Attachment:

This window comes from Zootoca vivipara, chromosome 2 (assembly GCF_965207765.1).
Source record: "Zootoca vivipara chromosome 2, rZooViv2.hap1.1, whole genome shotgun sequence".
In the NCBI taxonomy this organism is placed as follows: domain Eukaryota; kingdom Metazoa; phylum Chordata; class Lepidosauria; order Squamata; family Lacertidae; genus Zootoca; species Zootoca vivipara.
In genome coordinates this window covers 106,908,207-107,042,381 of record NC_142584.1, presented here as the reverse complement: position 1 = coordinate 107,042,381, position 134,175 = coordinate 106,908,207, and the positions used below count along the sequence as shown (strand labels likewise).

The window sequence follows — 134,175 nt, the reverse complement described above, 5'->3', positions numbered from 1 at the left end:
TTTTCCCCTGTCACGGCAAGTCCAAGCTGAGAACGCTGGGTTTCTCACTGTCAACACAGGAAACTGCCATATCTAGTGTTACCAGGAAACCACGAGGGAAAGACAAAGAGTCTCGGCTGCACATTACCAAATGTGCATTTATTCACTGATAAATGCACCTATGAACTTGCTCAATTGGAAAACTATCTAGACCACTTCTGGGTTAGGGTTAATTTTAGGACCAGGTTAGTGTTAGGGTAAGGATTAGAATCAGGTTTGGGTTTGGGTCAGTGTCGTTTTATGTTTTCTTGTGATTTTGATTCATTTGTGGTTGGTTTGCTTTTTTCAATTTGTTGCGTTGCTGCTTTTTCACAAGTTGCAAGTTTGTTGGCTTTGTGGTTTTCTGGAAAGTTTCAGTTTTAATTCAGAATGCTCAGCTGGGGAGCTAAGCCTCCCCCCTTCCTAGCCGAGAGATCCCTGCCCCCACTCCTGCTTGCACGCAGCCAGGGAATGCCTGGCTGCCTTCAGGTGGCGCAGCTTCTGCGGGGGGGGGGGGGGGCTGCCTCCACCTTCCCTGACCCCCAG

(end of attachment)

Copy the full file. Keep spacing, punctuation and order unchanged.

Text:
This window comes from Zootoca vivipara, chromosome 2 (assembly GCF_965207765.1).
Source record: "Zootoca vivipara chromosome 2, rZooViv2.hap1.1, whole genome shotgun sequence".
In the NCBI taxonomy this organism is placed as follows: domain Eukaryota; kingdom Metazoa; phylum Chordata; class Lepidosauria; order Squamata; family Lacertidae; genus Zootoca; species Zootoca vivipara.
In genome coordinates this window covers 106,908,207-107,042,381 of record NC_142584.1, presented here as the reverse complement: position 1 = coordinate 107,042,381, position 134,175 = coordinate 106,908,207, and the positions used below count along the sequence as shown (strand labels likewise).

The window sequence follows — 134,175 nt, the reverse complement described above, 5'->3', positions numbered from 1 at the left end:
TTTTCCCCTGTCACGGCAAGTCCAAGCTGAGAACGCTGGGTTTCTCACTGTCAACACAGGAAACTGCCATATCTAGTGTTACCAGGAAACCACGAGGGAAAGACAAAGAGTCTCGGCTGCACATTACCAAATGTGCATTTATTCACTGATAAATGCACCTATGAACTTGCTCAATTGGAAAACTATCTAGACCACTTCTGGGTTAGGGTTAATTTTAGGACCAGGTTAGTGTTAGGGTAAGGATTAGAATCAGGTTTGGGTTTGGGTCAGTGTCGTTTTATGTTTTCTTGTGATTTTGATTCATTTGTGGTTGGTTTGCTTTTTTCAATTTGTTGCGTTGCTGCTTTTTCACAAGTTGCAAGTTTGTTGGCTTTGTGGTTTTCTGGAAAGTTTCAGTTTTAATTCAGAATGCTCAGCTGGGGAGCTAAGCCTCCCCCCTTCCTAGCCGAGAGATCCCTGCCCCCACTCCTGCTTGCACGCAGCCAGGGAATGCCTGGCTGCCTTCAGGTGGCGCAGCTTCTGCGGGGGGGGGGGGGGGCTGCCTCCACCTTCCCTGACCCCCAG